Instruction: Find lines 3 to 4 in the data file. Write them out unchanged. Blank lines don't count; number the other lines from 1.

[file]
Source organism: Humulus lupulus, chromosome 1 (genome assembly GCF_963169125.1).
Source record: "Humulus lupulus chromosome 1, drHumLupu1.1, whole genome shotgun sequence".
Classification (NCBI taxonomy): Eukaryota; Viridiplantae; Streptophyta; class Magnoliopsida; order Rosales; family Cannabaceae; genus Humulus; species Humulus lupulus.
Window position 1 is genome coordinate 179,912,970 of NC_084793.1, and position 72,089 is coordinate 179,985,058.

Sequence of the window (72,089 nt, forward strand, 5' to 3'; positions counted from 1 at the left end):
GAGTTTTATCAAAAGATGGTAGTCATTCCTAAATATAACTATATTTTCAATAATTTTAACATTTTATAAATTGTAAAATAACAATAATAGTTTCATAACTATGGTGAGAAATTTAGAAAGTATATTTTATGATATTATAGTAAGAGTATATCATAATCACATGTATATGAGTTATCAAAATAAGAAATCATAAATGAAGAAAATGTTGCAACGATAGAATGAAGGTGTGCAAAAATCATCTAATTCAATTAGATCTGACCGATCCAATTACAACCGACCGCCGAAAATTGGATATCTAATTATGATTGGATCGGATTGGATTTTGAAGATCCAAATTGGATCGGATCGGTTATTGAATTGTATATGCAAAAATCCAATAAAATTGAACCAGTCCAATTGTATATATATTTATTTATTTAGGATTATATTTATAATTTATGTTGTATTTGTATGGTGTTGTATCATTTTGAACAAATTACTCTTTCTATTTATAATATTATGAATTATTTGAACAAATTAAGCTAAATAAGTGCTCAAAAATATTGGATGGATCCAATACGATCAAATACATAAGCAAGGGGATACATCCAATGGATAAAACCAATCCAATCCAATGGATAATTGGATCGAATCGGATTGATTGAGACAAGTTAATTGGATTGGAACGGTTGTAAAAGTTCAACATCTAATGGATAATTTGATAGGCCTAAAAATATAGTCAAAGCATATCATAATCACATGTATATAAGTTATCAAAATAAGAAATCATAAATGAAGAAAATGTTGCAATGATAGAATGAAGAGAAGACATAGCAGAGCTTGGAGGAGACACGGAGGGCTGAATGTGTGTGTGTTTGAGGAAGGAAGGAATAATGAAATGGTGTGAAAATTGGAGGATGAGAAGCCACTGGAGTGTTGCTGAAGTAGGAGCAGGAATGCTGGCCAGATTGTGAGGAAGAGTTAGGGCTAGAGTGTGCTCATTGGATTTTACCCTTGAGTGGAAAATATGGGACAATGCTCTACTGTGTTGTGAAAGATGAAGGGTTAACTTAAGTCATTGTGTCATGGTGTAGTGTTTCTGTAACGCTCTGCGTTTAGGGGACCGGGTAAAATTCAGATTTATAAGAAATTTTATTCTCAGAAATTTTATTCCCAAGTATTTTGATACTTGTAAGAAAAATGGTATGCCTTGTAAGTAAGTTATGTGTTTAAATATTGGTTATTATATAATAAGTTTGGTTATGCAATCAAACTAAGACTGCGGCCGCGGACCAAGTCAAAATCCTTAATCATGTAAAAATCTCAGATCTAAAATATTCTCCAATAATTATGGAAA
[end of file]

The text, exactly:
Classification (NCBI taxonomy): Eukaryota; Viridiplantae; Streptophyta; class Magnoliopsida; order Rosales; family Cannabaceae; genus Humulus; species Humulus lupulus.
Window position 1 is genome coordinate 179,912,970 of NC_084793.1, and position 72,089 is coordinate 179,985,058.